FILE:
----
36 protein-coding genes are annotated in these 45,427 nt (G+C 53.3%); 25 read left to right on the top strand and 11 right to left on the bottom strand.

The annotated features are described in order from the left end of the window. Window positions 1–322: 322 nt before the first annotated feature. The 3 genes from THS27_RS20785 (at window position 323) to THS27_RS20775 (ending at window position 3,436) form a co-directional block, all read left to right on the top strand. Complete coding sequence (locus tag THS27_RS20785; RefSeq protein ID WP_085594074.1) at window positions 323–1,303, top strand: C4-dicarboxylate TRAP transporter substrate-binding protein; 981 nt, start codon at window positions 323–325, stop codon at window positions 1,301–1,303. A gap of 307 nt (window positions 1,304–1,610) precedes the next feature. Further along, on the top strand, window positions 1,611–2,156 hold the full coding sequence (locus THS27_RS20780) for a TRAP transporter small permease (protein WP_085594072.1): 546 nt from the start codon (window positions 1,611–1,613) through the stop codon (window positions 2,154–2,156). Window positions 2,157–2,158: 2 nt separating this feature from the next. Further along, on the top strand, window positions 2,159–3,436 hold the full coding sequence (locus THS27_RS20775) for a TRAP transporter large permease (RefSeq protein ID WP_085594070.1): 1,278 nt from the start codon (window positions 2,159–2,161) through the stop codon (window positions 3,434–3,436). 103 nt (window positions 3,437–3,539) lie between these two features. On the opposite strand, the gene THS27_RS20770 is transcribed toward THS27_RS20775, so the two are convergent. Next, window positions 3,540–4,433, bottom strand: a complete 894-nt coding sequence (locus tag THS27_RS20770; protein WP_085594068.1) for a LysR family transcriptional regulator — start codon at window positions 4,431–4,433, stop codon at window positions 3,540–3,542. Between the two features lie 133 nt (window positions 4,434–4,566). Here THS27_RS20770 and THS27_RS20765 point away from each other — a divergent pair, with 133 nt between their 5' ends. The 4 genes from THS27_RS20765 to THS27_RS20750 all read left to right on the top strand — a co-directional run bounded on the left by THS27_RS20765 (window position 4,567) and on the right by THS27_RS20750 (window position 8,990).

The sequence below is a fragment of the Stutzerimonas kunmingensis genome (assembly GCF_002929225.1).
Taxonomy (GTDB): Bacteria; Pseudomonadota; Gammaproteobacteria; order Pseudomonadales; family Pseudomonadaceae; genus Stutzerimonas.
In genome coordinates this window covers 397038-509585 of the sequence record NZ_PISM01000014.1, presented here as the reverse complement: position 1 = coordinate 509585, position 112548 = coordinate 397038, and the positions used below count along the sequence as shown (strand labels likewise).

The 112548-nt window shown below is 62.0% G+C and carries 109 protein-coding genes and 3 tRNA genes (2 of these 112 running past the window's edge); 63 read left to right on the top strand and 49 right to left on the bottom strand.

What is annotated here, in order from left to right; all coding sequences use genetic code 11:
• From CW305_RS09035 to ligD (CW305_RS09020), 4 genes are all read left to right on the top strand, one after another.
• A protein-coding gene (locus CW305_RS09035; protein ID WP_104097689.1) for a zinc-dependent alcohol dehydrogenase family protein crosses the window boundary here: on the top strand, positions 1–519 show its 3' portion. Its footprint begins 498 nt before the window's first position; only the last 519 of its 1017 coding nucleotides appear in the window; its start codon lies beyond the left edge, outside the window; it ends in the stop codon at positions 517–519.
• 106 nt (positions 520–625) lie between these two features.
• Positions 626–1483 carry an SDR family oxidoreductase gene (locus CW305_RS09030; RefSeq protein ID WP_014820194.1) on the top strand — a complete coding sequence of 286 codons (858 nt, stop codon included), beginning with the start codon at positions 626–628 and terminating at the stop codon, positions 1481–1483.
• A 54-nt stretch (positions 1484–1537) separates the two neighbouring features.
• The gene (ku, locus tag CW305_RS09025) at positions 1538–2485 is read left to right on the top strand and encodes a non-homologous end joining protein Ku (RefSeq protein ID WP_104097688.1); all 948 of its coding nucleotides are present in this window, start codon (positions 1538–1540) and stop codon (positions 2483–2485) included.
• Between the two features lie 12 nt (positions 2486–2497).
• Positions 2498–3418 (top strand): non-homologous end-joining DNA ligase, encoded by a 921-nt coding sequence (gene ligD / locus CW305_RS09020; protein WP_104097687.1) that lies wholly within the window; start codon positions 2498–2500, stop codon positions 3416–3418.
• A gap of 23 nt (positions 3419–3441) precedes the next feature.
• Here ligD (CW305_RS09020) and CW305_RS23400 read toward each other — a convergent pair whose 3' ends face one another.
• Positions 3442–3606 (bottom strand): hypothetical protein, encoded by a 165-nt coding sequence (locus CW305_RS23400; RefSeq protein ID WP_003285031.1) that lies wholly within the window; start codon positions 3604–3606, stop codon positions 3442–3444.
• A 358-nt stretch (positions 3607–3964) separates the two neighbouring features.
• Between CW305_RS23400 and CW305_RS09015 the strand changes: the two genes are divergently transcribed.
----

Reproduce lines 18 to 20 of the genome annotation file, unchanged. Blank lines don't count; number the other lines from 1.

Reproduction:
• Positions 3442–3606 (bottom strand): hypothetical protein, encoded by a 165-nt coding sequence (locus CW305_RS23400; RefSeq protein ID WP_003285031.1) that lies wholly within the window; start codon positions 3604–3606, stop codon positions 3442–3444.
• A 358-nt stretch (positions 3607–3964) separates the two neighbouring features.
• Between CW305_RS23400 and CW305_RS09015 the strand changes: the two genes are divergently transcribed.